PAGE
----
Artist Julius von Bismarck engages with his chancellor forebear at newly reopened Berlinische Galerie


Sporting a long bushy beard, Julius von Bismarck says there is “no way to avoid dealing with the name.” He means his own—and that of Otto von Bismarck, the first chancellor of the German Empire and the artist’s great-great-great-great-uncle. “It is everywhere; entire landscapes, seas, and 12 streets in Berlin have the name.”

Bismarck’s When Platitudes Become Form is showing until 14 August at the Berlinische Galerie, which reopens today after closing for four months to upgrade its lighting. The museum’s new exhibitions are dominated by the theme of mankind’s relationship with the environment; the art on show includes a life-sized (but not life-like) moving giraffe, several stuffed animals and a spaceship shaped like a lotus flower.

Nasan Tur, Shadow (2023) © VG Bild-Kunst, Bonn 2023

There are no fewer than five new shows: alongside Bismarck’s exhibition, Nasan Tur’s Hunted is showing until 1 April 2024; a show about 1970s construction in Berlin called Suddenly Wonderful runs until 18 September; The Sweet Certainty by the duo Matthias Böhler and Christian Orendt is on until 23 August, and Pinar Ogrenci’s video work The Avalanche can be seen until 31 July.

A film still from Pınar Öğrenci’s Aşît (2022) © Pınar Öğrenci

Bismarck shows his chancellor forebear on horseback, as he is portrayed in a Bremen statue. Next to him is the giraffe, also on a pedestal. It is a giant, jointed model of a children’s toy—the type with a round base that when pressed, causes the creature to move in unnatural spasms and fold together. Bismarck and his horse also jerk precariously on their pedestal, apparently about to collapse.

The name is a thread running through Bismarck’s exhibition. Another large installation, I Like the Flowers, features a roomful of giant pressed palm trees suspended from the ceiling, including a species from Madagascar known as the Bismarck Palm. In their ornamental, one-dimensional beauty, the trees give the illusion of fragility (they are in fact mounted on steel). An abstract painting on a nine-meter by 12-meter cloth showing stripes of movement on the surface of the Bismarck Sea billows gently from the ceiling. A photograph shows the cloth floating on the waves off Papua New Guinea.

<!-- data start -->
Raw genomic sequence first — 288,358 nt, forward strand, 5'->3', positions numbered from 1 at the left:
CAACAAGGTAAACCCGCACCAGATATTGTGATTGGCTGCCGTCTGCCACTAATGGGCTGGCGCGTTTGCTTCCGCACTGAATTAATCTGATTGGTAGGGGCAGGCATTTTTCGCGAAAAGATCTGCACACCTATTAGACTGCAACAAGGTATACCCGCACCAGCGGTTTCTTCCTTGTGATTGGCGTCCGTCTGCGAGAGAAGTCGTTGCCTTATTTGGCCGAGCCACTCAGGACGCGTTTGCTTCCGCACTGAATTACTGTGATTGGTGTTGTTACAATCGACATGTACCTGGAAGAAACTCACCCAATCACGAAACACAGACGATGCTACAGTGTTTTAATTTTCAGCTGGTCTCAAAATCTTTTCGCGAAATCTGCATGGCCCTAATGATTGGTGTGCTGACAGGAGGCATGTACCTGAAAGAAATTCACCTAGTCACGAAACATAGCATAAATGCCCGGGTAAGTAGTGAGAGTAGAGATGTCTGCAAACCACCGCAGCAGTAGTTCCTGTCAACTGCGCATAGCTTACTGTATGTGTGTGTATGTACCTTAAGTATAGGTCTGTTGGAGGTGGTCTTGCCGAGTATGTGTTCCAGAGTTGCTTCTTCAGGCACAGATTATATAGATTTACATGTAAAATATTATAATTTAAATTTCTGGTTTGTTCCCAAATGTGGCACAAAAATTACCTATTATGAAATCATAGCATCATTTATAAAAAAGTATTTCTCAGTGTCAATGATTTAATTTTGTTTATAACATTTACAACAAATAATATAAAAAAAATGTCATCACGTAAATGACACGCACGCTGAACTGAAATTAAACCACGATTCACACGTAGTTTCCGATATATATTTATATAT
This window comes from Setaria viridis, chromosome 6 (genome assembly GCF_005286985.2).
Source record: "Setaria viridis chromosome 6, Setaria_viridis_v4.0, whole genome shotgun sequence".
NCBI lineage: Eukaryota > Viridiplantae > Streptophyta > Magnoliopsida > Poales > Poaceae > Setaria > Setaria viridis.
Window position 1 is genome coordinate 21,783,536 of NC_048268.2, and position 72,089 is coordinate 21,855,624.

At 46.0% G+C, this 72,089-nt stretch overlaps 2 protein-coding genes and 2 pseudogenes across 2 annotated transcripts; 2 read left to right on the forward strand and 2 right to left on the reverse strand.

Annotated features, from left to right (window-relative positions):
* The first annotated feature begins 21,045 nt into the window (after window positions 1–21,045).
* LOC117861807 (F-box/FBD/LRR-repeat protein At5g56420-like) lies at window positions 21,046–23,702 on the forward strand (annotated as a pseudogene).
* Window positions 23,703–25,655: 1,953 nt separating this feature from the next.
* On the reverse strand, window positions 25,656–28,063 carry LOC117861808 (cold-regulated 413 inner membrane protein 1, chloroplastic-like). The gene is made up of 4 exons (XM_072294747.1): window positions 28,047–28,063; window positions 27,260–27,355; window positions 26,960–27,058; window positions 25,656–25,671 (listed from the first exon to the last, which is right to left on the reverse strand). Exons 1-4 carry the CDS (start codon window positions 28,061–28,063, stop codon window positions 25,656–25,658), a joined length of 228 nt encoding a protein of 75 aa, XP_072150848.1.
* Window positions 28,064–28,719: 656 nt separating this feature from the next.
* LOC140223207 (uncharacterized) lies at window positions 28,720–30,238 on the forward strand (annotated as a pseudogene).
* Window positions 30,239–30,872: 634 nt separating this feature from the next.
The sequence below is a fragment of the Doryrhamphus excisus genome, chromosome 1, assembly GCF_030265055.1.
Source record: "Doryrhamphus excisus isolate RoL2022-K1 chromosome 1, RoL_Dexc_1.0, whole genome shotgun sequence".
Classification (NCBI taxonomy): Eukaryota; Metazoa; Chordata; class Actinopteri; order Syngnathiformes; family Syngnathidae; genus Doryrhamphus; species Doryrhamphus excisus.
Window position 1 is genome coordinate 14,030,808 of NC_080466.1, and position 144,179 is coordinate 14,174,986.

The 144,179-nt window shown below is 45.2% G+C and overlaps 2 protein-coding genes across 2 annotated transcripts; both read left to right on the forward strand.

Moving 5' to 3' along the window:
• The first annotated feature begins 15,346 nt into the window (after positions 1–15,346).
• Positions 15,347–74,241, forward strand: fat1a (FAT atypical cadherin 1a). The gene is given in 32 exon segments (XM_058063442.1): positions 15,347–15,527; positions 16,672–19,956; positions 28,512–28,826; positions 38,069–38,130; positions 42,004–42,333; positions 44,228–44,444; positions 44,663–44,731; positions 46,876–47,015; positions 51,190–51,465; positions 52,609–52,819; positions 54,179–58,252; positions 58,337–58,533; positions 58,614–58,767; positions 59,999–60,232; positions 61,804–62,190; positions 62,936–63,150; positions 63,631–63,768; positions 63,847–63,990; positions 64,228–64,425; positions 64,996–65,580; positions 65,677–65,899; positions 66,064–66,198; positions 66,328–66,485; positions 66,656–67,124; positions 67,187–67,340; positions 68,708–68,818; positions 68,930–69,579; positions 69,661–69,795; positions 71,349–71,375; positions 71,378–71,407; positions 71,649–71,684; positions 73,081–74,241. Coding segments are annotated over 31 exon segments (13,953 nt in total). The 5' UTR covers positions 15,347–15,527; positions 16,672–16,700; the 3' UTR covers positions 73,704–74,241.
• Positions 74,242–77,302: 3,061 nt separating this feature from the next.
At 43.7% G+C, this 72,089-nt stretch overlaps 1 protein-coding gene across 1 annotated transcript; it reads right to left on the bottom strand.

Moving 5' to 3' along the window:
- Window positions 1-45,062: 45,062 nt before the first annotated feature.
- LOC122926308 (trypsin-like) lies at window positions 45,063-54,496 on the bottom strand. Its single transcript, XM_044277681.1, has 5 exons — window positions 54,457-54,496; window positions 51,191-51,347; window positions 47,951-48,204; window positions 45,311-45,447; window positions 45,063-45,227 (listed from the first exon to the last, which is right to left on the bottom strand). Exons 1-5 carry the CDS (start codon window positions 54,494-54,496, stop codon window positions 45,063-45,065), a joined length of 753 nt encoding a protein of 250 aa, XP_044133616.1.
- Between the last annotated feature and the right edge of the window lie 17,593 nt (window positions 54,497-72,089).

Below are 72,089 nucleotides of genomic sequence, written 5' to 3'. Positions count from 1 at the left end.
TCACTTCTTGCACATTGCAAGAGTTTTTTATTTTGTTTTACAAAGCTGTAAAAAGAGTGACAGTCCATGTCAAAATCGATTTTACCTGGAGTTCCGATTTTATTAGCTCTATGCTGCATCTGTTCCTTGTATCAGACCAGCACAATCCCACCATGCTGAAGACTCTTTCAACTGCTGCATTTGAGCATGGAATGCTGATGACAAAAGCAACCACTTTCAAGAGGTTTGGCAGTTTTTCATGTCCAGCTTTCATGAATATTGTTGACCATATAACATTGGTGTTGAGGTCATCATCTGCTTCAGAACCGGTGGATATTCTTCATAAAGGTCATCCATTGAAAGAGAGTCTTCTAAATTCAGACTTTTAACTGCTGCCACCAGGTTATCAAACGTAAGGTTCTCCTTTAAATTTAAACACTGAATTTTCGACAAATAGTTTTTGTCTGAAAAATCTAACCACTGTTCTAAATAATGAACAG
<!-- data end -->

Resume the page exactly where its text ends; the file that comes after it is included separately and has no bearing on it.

Julius von Bismarck, I like the flowers (Strelitzia Nicolai, 2017) Courtesy Julius von Bismarck; alexander levy, Berlin, and Sies + Höke, Düsseldorf, © Julius von Bismarck, VG Bild-Kunst, Bonn

Tur’s work explores people who kill animals for sport—in a video, they anonymously answer the artist’s dispassionate questions about how and why they hunt, and what emotions they experience when they shoot an animal. Spread across another large gallery are four stuffed animals – a fox, deer, boar and bird of prey—lying unceremoniously on the floor at the feet of visitors. In contrast with the lifelike poses of traditional taxidermy, they are shown as corpses, arousing the same mix of revulsion and sorrow as dead animals glimpsed on the roadside.

A huge, complex installation by Böhler & Arendt shows a giant ape-like figure lying in a foetal position while teams of tiny men run around it with ladders, digging equipment and wagons on rails to tap the resources it offers. In a second room, their 2020 lotus-flower space ship offers The Sweet Certainty of Deliverance from the Darkness that Surrounds Us.

The Berlinische Galerie has purchased nine images shown inside the spaceship which portray this magical deliverance for its own collection.


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